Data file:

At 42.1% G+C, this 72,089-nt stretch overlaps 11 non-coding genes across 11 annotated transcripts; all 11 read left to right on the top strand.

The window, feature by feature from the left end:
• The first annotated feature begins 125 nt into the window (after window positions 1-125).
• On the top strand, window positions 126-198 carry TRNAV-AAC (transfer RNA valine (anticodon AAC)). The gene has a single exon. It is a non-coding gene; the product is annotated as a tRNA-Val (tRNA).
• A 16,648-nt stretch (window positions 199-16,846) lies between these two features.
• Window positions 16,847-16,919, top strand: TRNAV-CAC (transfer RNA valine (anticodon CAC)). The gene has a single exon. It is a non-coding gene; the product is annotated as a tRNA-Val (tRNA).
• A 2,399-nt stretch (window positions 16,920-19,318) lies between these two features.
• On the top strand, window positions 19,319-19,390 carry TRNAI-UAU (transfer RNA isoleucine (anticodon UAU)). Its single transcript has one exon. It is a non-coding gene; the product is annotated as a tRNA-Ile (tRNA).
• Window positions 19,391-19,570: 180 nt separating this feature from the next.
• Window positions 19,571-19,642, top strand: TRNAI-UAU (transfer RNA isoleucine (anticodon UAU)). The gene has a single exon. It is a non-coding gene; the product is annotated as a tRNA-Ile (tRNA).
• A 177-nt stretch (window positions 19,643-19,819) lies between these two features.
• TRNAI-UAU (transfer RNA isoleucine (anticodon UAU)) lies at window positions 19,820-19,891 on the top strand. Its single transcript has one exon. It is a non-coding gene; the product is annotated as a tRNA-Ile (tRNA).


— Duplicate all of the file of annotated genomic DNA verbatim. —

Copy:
At 42.1% G+C, this 72,089-nt stretch overlaps 11 non-coding genes across 11 annotated transcripts; all 11 read left to right on the top strand.

The window, feature by feature from the left end:
• The first annotated feature begins 125 nt into the window (after window positions 1-125).
• On the top strand, window positions 126-198 carry TRNAV-AAC (transfer RNA valine (anticodon AAC)). The gene has a single exon. It is a non-coding gene; the product is annotated as a tRNA-Val (tRNA).
• A 16,648-nt stretch (window positions 199-16,846) lies between these two features.
• Window positions 16,847-16,919, top strand: TRNAV-CAC (transfer RNA valine (anticodon CAC)). The gene has a single exon. It is a non-coding gene; the product is annotated as a tRNA-Val (tRNA).
• A 2,399-nt stretch (window positions 16,920-19,318) lies between these two features.
• On the top strand, window positions 19,319-19,390 carry TRNAI-UAU (transfer RNA isoleucine (anticodon UAU)). Its single transcript has one exon. It is a non-coding gene; the product is annotated as a tRNA-Ile (tRNA).
• Window positions 19,391-19,570: 180 nt separating this feature from the next.
• Window positions 19,571-19,642, top strand: TRNAI-UAU (transfer RNA isoleucine (anticodon UAU)). The gene has a single exon. It is a non-coding gene; the product is annotated as a tRNA-Ile (tRNA).
• A 177-nt stretch (window positions 19,643-19,819) lies between these two features.
• TRNAI-UAU (transfer RNA isoleucine (anticodon UAU)) lies at window positions 19,820-19,891 on the top strand. Its single transcript has one exon. It is a non-coding gene; the product is annotated as a tRNA-Ile (tRNA).